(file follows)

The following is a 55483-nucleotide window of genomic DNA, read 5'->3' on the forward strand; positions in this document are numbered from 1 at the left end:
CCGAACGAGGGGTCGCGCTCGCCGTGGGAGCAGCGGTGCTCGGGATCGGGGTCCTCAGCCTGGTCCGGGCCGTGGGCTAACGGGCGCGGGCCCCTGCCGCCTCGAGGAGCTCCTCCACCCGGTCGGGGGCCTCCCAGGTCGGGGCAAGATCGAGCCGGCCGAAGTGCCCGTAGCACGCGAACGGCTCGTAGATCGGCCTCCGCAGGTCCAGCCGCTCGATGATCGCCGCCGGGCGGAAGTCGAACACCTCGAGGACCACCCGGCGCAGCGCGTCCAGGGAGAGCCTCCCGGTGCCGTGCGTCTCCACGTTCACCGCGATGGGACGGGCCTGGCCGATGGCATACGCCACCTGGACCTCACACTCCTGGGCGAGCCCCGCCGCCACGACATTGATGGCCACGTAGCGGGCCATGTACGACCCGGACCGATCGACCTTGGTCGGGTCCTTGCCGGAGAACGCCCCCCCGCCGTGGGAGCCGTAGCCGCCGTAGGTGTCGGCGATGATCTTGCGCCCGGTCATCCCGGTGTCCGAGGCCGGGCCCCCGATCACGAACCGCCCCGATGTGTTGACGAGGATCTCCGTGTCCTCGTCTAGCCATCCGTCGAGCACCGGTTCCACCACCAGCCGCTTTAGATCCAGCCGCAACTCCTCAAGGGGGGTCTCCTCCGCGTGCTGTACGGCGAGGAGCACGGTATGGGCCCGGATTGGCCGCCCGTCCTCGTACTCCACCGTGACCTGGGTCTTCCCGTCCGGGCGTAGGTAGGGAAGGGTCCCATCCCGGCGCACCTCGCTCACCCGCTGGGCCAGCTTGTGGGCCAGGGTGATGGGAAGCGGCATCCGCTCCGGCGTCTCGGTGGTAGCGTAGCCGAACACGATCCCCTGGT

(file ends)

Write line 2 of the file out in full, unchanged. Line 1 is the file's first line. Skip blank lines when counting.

CCGAACGAGGGGTCGCGCTCGCCGTGGGAGCAGCGGTGCTCGGGATCGGGGTCCTCAGCCTGGTCCGGGCCGTGGGCTAACGGGCGCGGGCCCCTGCCGCCTCGAGGAGCTCCTCCACCCGGTCGGGGGCCTCCCAGGTCGGGGCAAGATCGAGCCGGCCGAAGTGCCCGTAGCACGCGAACGGCTCGTAGATCGGCCTCCGCAGGTCCAGCCGCTCGATGATCGCCGCCGGGCGGAAGTCGAACACCTCGAGGACCACCCGGCGCAGCGCGTCCAGGGAGAGCCTCCCGGTGCCGTGCGTCTCCACGTTCACCGCGATGGGACGGGCCTGGCCGATGGCATACGCCACCTGGACCTCACACTCCTGGGCGAGCCCCGCCGCCACGACATTGATGGCCACGTAGCGGGCCATGTACGACCCGGACCGATCGACCTTGGTCGGGTCCTTGCCGGAGAACGCCCCCCCGCCGTGGGAGCCGTAGCCGCCGTAGGTGTCGGCGATGATCTTGCGCCCGGTCATCCCGGTGTCCGAGGCCGGGCCCCCGATCACGAACCGCCCCGATGTGTTGACGAGGATCTCCGTGTCCTCGTCTAGCCATCCGTCGAGCACCGGTTCCACCACCAGCCGCTTTAGATCCAGCCGCAACTCCTCAAGGGGGGTCTCCTCCGCGTGCTGTACGGCGAGGAGCACGGTATGGGCCCGGATTGGCCGCCCGTCCTCGTACTCCACCGTGACCTGGGTCTTCCCGTCCGGGCGTAGGTAGGGAAGGGTCCCATCCCGGCGCACCTCGCTCACCCGCTGGGCCAGCTTGTGGGCCAGGGTGATGGGAAGCGGCATCCGCTCCGGCGTCTCGGTGGTAGCGTAGCCGAACACGATCCCCTGGT